Almost before the embers had cooled in the attack on the U.S. consulate in Benghazi, Libya that took the lives of Ambassador Christopher Stevens and three other staffers, suspicion centered on Ansar al Sharia and the Omar Abdul Rahman Brigades, two North African radical Islamist factions loosely affiliated with al Qaeda. One of those groups is most likely the perpetrator, but we need to at least consider other possibilities.
A few facts are clear: The assault was not a spontaneous demonstration in response to the notorious video mocking the Prophet Mohammad—a demonstration that simply spiraled out of control. Even the nasty, but less violent, demonstrations in Egypt, Iraq, Yemen, and other Muslim countries do not fully fit that description, and the Libya attack was fundamentally different from all of those other incidents. The assault in Benghazi had all the earmarks of a well-planned, well-coordinated, professional military operation.
It is possible that either Ansar al Sharia or the Abdul Rahman Brigades had the capability to carry out such a sophisticated attack, but another faction was even more capable: former security personnel from Muammar Qaddafi’s regime. And that group had a strong motive for assassinating Ambassador Stevens: He had been the U.S. envoy to rebel groups in Libya, helping to coordinate U.S. and NATO aid to the insurgents who eventually overthrew Qaddafi. “As the conflict in Libya unfolded, Chris was one of the first Americans on the ground in Benghazi,” Secretary of State Hillary Clinton confirmed on Wednesday. Indeed, one report asserted that he had “wrangled a ride on a Greek cargo ship” early in the conflict to get into Benghazi, the initial rebel stronghold.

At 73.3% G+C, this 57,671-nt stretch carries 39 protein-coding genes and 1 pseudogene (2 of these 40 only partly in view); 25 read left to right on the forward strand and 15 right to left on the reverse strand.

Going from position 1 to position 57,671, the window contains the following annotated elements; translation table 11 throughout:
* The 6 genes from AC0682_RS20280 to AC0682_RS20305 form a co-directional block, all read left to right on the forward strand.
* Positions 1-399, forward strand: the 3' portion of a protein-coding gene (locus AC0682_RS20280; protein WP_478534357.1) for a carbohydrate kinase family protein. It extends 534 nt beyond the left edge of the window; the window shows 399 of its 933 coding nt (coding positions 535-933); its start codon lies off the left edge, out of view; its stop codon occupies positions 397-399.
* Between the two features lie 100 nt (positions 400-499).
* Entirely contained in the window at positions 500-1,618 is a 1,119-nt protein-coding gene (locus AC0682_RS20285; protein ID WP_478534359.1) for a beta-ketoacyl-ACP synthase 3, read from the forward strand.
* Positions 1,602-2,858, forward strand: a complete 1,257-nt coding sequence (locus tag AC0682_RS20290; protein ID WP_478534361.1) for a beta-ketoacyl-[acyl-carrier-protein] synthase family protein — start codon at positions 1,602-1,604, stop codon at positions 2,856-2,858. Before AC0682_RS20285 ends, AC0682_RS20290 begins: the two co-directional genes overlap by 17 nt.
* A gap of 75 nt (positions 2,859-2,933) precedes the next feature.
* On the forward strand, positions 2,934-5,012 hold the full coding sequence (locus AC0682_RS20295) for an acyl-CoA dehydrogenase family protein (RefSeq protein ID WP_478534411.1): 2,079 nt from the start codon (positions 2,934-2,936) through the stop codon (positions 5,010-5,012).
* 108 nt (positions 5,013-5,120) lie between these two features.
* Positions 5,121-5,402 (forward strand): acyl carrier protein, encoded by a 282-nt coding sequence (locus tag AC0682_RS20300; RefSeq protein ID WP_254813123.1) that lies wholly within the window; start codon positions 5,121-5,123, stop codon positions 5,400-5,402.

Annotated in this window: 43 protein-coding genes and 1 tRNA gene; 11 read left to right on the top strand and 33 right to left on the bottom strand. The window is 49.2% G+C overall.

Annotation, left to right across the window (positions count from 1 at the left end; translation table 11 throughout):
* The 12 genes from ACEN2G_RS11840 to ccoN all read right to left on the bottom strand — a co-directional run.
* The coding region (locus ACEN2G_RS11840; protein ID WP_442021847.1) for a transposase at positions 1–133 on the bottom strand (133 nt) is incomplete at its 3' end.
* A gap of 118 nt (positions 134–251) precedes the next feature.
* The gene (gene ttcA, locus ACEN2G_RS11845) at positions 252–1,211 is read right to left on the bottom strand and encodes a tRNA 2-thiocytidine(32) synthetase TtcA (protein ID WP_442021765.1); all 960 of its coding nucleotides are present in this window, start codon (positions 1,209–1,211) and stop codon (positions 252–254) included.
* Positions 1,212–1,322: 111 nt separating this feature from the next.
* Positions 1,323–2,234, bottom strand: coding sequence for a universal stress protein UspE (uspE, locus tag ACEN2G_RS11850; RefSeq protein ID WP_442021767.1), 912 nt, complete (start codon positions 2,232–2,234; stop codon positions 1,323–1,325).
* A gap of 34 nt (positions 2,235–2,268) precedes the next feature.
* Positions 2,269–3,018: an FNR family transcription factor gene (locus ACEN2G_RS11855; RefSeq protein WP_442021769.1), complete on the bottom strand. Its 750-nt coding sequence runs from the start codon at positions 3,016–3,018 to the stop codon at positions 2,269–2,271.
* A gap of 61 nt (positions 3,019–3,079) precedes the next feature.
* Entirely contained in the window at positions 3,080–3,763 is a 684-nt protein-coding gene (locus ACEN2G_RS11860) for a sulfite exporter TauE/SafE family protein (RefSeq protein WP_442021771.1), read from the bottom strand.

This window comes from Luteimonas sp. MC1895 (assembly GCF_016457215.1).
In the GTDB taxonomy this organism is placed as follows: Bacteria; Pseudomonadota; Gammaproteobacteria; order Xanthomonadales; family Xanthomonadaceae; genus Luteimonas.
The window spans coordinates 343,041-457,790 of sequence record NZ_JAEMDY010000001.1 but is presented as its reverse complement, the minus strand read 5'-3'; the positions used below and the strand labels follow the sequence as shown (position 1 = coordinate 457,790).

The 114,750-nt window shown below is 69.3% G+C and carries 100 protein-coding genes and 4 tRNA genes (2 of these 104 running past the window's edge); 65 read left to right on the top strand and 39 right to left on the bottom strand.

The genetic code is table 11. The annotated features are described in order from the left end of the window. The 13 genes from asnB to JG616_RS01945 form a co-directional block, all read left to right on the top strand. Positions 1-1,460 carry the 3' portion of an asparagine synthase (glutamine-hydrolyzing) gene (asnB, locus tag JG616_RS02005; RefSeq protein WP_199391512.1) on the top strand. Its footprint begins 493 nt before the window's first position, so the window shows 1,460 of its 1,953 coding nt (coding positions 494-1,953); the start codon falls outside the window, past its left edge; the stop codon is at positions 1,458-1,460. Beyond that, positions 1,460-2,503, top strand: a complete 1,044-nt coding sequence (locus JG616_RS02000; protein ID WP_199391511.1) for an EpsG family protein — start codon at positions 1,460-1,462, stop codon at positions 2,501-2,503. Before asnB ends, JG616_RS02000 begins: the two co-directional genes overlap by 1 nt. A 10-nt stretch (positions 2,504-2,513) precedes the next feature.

Pro-Qaddafi elements were undoubtedly aware of his none-too-subtle role in the revolution. The attack on the consulate could have been payback. Indeed, Libya’s ambassador to the United States, Ali Aujali, insisted that his government had intelligence that “Qaddafi’s associates” were involved in the attack. It is tempting to summarily dismiss that thesis, since the new Libyan government is prone to blame every unpleasant development on remnants of Qaddafi’s regime, much as Iraqi and U.S. officials had the lazy habit of blaming all attacks during the first few years of the U.S.-led occupation of Iraq on “Saddam dead-enders.”
But it’s possible that the Libyan ambassador could be right in this case. As I’ve written elsewhere, Libya is a deeply divided tribal society, with the main political fissure running north-south roughly through the middle of the country. Eastern tribes dominated the revolution (and previous unsuccessful rebellions against Qaddafi), while western tribes were the bulk of his supporters. Qaddafi’s death did not erase those divisions, and opponents of the new regime had ample reason to hate Stevens as an architect of their new, inferior status.
Although Islamic extremists were the most likely perpetrators of the attack and assassination, we should not be blind to other possibilities. Libya is a turbulent snake pit into which the United States has wandered. There are a lot of nasty actors—and more than one suspect in the consulate murders.